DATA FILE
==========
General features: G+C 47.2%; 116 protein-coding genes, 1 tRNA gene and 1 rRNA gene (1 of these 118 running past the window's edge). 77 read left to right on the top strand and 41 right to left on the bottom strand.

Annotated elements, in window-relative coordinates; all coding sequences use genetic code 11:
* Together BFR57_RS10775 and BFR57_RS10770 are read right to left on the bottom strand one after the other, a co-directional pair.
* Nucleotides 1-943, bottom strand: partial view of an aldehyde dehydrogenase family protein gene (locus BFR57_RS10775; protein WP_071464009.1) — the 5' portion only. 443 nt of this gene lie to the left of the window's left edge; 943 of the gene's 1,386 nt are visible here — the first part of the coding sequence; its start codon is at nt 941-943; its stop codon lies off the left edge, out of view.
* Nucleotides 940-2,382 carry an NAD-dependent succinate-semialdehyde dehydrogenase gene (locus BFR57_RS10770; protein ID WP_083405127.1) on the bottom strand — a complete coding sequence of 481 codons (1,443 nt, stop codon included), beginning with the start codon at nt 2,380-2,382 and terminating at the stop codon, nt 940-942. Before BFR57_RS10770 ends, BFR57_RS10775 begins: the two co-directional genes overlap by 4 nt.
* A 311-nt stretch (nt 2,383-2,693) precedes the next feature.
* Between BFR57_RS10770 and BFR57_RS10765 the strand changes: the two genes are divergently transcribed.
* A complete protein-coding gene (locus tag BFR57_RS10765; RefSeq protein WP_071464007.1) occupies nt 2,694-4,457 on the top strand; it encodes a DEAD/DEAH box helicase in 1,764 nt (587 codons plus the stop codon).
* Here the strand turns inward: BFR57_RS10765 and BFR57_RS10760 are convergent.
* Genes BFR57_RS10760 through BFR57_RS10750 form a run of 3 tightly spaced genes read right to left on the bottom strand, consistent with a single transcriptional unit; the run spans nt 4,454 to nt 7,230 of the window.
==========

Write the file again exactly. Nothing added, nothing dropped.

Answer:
General features: G+C 47.2%; 116 protein-coding genes, 1 tRNA gene and 1 rRNA gene (1 of these 118 running past the window's edge). 77 read left to right on the top strand and 41 right to left on the bottom strand.

Annotated elements, in window-relative coordinates; all coding sequences use genetic code 11:
* Together BFR57_RS10775 and BFR57_RS10770 are read right to left on the bottom strand one after the other, a co-directional pair.
* Nucleotides 1-943, bottom strand: partial view of an aldehyde dehydrogenase family protein gene (locus BFR57_RS10775; protein WP_071464009.1) — the 5' portion only. 443 nt of this gene lie to the left of the window's left edge; 943 of the gene's 1,386 nt are visible here — the first part of the coding sequence; its start codon is at nt 941-943; its stop codon lies off the left edge, out of view.
* Nucleotides 940-2,382 carry an NAD-dependent succinate-semialdehyde dehydrogenase gene (locus BFR57_RS10770; protein ID WP_083405127.1) on the bottom strand — a complete coding sequence of 481 codons (1,443 nt, stop codon included), beginning with the start codon at nt 2,380-2,382 and terminating at the stop codon, nt 940-942. Before BFR57_RS10770 ends, BFR57_RS10775 begins: the two co-directional genes overlap by 4 nt.
* A 311-nt stretch (nt 2,383-2,693) precedes the next feature.
* Between BFR57_RS10770 and BFR57_RS10765 the strand changes: the two genes are divergently transcribed.
* A complete protein-coding gene (locus tag BFR57_RS10765; RefSeq protein WP_071464007.1) occupies nt 2,694-4,457 on the top strand; it encodes a DEAD/DEAH box helicase in 1,764 nt (587 codons plus the stop codon).
* Here the strand turns inward: BFR57_RS10765 and BFR57_RS10760 are convergent.
* Genes BFR57_RS10760 through BFR57_RS10750 form a run of 3 tightly spaced genes read right to left on the bottom strand, consistent with a single transcriptional unit; the run spans nt 4,454 to nt 7,230 of the window.